Outbreaks in previously unexposed pig populations typically consist of 2 cycles:

  • 20% of pigs become infected
  • Most remaining non-immune pigs become infected approximately 1–2 weeks later. Vectors – Australia has a number of mosquito species that are capable of transmitting the virus. This is the main route by which people and other animals become infected.
  • Pig-to-pig contact – pigs rarely transmit JE directly, through oral or nasal routes. There are no reported cases of humans being infected from direct contact with live pigs.
  • Semen and embryos – there are reports of transmission of infection via artificial insemination or embryo transfer, but this is not an important route of transmission.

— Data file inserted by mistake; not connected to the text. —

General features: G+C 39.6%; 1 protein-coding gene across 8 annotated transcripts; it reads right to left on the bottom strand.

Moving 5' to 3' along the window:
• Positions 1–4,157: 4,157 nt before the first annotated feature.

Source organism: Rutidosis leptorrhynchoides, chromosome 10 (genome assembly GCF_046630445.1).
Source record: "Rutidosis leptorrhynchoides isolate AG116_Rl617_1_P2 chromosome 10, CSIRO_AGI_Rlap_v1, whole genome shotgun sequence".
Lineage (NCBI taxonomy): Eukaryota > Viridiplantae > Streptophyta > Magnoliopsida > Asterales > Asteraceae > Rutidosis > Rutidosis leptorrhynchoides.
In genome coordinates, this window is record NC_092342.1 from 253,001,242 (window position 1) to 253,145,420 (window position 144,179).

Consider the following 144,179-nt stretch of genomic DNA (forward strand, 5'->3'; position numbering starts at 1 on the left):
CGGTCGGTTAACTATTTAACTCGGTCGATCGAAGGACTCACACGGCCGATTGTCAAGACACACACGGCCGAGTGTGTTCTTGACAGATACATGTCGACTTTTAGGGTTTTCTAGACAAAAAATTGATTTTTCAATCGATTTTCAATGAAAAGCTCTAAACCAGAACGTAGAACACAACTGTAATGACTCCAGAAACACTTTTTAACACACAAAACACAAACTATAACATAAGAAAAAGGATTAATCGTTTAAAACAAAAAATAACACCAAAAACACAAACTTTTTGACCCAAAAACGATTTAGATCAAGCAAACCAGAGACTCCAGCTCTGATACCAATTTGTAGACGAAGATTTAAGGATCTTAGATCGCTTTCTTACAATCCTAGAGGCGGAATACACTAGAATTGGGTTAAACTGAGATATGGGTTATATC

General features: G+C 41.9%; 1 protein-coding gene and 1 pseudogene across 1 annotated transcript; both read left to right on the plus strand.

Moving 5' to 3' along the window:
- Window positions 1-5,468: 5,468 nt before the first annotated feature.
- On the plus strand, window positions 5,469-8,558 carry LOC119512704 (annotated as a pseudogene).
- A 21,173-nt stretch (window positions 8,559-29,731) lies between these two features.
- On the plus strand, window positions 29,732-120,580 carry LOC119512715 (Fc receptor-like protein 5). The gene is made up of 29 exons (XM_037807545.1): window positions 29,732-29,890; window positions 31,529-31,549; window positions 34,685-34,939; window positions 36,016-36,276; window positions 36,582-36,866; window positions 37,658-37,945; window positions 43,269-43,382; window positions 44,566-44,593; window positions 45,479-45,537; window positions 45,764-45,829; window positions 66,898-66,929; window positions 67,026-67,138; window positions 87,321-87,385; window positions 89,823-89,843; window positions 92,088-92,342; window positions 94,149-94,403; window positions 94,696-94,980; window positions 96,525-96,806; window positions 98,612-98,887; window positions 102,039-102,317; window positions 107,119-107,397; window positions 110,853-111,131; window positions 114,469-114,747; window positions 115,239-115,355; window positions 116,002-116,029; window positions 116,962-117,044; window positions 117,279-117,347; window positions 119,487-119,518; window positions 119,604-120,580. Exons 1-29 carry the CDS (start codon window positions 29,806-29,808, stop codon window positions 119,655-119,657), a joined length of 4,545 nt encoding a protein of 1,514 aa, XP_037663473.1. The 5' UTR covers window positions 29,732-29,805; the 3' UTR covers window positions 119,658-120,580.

• JE virus does not survive for long in the environment and windborne spread of the virus is not reported.

How are suspect JEV cases investigated

If you observe signs of disease or death consistent with JE virus, contact the Emergency Animal Disease (EAD) Hotline on 1800 675 888 for advice.

Either your private veterinarian or a Local Land Services District Veterinarian will coordinate collecting samples for testing. Samples required for testing include:

  • Mummified, stillborn or affected and deceased piglets
    • Place samples in a sealed plastic bag and keep refrigerated until the vet arrives – do not freeze the samples
    • DO NOT DISPOSE OF AFFECTED PIGLETS or SAMPLES
  • If breeder pigs are suspected of having JE, the vet may require blood samples for testing.